I'm reading Rabbi Alan Lew’s ז״ל This Is Real and You Are Completely Unprepared — again. I never finished reading it the first time I picked it up, and it's all new to me now, having forgotten most of what I had read back then. It outlines a spiritual journey from mid-summer through autumn, from Tisha b'Av — a day that marks grief and mourning, death and destruction throughout Jewish history — all the way through Elul — a month of reflection, to the High Holy Days themselves, and finally the supremely joyous celebration of life and abundance — Sukkot.
I felt inspired to observe Tisha b'Av this year — including the fast. I sensed an opportunity to experience transformation in a much more profound way this Holy Day season. On the mundane level, I am also still searching for the key to a healthy weight — an intrinsic key as opposed to the effective but contrived tools of Fitbit and MyFitnessPal.com. I want mindfulness to replace my unconscious and hedonistic drive to eat, recognizing that this behavior represents old habitual (non-) thinking. The fast itself made that clear. It was quite different from the Yom Kippur fasts that I am accustomed to. In those instances I'm in the synagogue all day. Sometimes I'm troubled by hunger, sometimes not, but it's made somewhat easier by my being removed from my everyday environment. On the other hand, during this Tisha b'Av fast I was at home doing my usual tasks. When, even while adhering to my fast, I unconsciously found myself wandering into the kitchen in response to boredom or discomfort, it made it evident how I tend to use food as an antidote for those feelings on a routine basis.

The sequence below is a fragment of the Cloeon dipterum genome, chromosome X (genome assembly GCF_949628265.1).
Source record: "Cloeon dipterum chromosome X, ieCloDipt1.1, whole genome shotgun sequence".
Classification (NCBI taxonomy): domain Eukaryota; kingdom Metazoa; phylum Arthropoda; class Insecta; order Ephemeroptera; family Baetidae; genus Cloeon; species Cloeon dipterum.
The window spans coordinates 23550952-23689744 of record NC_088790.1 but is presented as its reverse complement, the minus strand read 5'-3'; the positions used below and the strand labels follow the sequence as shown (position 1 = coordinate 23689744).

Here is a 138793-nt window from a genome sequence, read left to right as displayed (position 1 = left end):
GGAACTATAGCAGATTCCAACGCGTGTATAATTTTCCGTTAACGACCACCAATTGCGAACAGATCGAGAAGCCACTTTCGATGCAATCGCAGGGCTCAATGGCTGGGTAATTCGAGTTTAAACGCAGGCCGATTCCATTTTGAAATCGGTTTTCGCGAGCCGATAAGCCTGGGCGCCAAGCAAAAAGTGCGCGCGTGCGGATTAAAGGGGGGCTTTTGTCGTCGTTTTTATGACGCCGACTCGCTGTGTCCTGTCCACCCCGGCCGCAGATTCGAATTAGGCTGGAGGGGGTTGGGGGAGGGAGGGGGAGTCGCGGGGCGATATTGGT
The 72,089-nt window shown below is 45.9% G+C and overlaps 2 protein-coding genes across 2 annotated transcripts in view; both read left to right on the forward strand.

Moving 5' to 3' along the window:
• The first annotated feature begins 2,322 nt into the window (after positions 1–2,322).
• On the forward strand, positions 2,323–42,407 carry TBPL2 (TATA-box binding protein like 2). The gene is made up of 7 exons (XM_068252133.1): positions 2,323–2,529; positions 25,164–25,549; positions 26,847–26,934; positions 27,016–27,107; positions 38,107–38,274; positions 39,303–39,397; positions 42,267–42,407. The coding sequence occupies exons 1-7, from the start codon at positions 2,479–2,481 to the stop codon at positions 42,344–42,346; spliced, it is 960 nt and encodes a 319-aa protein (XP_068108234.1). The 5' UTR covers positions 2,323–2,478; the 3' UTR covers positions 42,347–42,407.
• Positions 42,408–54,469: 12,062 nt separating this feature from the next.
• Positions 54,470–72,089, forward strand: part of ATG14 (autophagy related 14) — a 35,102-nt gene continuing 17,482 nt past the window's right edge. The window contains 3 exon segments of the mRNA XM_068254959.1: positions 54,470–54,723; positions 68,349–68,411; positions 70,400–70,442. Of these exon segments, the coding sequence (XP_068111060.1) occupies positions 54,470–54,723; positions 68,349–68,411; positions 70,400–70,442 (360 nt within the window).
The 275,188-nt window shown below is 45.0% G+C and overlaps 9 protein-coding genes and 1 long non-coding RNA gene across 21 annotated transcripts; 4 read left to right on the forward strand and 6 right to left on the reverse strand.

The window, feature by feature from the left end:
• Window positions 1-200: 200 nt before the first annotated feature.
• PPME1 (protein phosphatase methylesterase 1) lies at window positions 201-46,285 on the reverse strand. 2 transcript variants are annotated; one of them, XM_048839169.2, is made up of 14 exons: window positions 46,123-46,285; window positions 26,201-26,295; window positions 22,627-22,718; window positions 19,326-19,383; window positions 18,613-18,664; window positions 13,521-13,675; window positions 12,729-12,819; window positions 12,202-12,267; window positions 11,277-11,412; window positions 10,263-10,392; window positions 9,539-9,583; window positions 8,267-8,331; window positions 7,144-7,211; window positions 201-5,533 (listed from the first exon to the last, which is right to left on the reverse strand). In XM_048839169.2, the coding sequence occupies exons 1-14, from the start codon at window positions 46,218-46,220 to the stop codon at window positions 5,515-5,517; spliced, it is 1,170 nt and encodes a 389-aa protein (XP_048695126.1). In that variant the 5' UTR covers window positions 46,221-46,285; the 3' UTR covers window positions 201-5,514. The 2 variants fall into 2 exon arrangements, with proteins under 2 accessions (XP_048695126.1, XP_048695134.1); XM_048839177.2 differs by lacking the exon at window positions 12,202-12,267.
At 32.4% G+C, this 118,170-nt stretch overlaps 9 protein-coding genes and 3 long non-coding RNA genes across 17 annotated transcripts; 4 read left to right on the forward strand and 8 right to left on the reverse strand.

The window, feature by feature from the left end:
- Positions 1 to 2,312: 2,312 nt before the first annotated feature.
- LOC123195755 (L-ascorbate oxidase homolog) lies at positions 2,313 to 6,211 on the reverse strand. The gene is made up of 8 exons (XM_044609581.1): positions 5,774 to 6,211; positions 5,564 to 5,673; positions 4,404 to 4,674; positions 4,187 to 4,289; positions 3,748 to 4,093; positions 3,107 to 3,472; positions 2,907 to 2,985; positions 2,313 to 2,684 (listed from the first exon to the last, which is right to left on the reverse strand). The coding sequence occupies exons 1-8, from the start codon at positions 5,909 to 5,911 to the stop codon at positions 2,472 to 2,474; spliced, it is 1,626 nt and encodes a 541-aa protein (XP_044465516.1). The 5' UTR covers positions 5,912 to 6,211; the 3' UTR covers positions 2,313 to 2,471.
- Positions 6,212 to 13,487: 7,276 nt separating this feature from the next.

As Reb Zalman ז״ל suggests, I am in a stage of life where outward procreative drives, out of necessity, turn to a different kind of creation — to giving birth to legacy, to teaching and mentoring, to inward expression and spiritual fulfillment.* The thirsts and desires of my body, need to give way to the hunger of my soul. That is a challenging transition. My mind is having trouble acknowledging and accepting this. My mind wants to continue to feed itself at the heedless expansive pace it did in its youth. This is no longer sustainable.
For some, it takes a 2x4 over the head in the form of a heart attack or such to get the kind of clarity needed to make that transition. I choose to avoid that. I seek to gain that perspective by climbing a spiritual mountain for the seven weeks between Tisha b'Av and Rosh Hashanah. Perhaps then I may receive a spiritual 2x4 to awaken me to the reality of my life and ultimate death.
I’m hoping that such awareness, such consciousness, will guide the tiny choices I make in every moment — from what I put in my mouth, to what words come out of it; from what I choose to look at, to how I see the essence of another person; from how I hear what others are saying, to how I listen to the voice deep within.
This is an extraordinarily challenging proposition, and I feel foolishly brazen to declare it. On the other hand, what choice do I have? I can choose to continue to go from day to day, living in the same pattern that has become a comfortable and unconscious routine. Far better it is to take a chance on waking up. The shofar sounds the alarm every year. We wouldn’t need to do that if we didn't fall asleep every year. I guess in some way we individually and collectively hit the snooze alarm and roll over into our customary unconsciousness. But there comes a time when it is necessary to arise and greet the day. That way, just maybe, this time I won't be completely unprepared!